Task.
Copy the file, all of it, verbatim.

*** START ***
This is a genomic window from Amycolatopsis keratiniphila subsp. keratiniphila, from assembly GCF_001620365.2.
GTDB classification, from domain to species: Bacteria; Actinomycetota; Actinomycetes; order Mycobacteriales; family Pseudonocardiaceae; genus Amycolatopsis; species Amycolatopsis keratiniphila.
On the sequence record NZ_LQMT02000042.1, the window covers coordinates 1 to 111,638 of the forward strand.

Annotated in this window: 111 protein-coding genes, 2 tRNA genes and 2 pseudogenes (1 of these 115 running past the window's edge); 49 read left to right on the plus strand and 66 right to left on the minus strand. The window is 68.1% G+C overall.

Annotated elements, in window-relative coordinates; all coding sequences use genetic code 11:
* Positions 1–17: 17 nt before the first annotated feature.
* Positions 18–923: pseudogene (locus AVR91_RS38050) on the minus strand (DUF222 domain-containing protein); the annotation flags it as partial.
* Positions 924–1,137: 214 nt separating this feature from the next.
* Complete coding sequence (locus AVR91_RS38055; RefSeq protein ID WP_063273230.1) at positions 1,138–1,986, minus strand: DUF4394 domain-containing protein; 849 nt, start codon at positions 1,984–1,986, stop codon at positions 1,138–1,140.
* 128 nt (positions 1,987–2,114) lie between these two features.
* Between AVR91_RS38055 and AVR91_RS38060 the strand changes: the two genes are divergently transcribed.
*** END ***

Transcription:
This is a genomic window from Amycolatopsis keratiniphila subsp. keratiniphila, from assembly GCF_001620365.2.
GTDB classification, from domain to species: Bacteria; Actinomycetota; Actinomycetes; order Mycobacteriales; family Pseudonocardiaceae; genus Amycolatopsis; species Amycolatopsis keratiniphila.
On the sequence record NZ_LQMT02000042.1, the window covers coordinates 1 to 111,638 of the forward strand.

Annotated in this window: 111 protein-coding genes, 2 tRNA genes and 2 pseudogenes (1 of these 115 running past the window's edge); 49 read left to right on the plus strand and 66 right to left on the minus strand. The window is 68.1% G+C overall.

Annotated elements, in window-relative coordinates; all coding sequences use genetic code 11:
* Positions 1–17: 17 nt before the first annotated feature.
* Positions 18–923: pseudogene (locus AVR91_RS38050) on the minus strand (DUF222 domain-containing protein); the annotation flags it as partial.
* Positions 924–1,137: 214 nt separating this feature from the next.
* Complete coding sequence (locus AVR91_RS38055; RefSeq protein ID WP_063273230.1) at positions 1,138–1,986, minus strand: DUF4394 domain-containing protein; 849 nt, start codon at positions 1,984–1,986, stop codon at positions 1,138–1,140.
* 128 nt (positions 1,987–2,114) lie between these two features.
* Between AVR91_RS38055 and AVR91_RS38060 the strand changes: the two genes are divergently transcribed.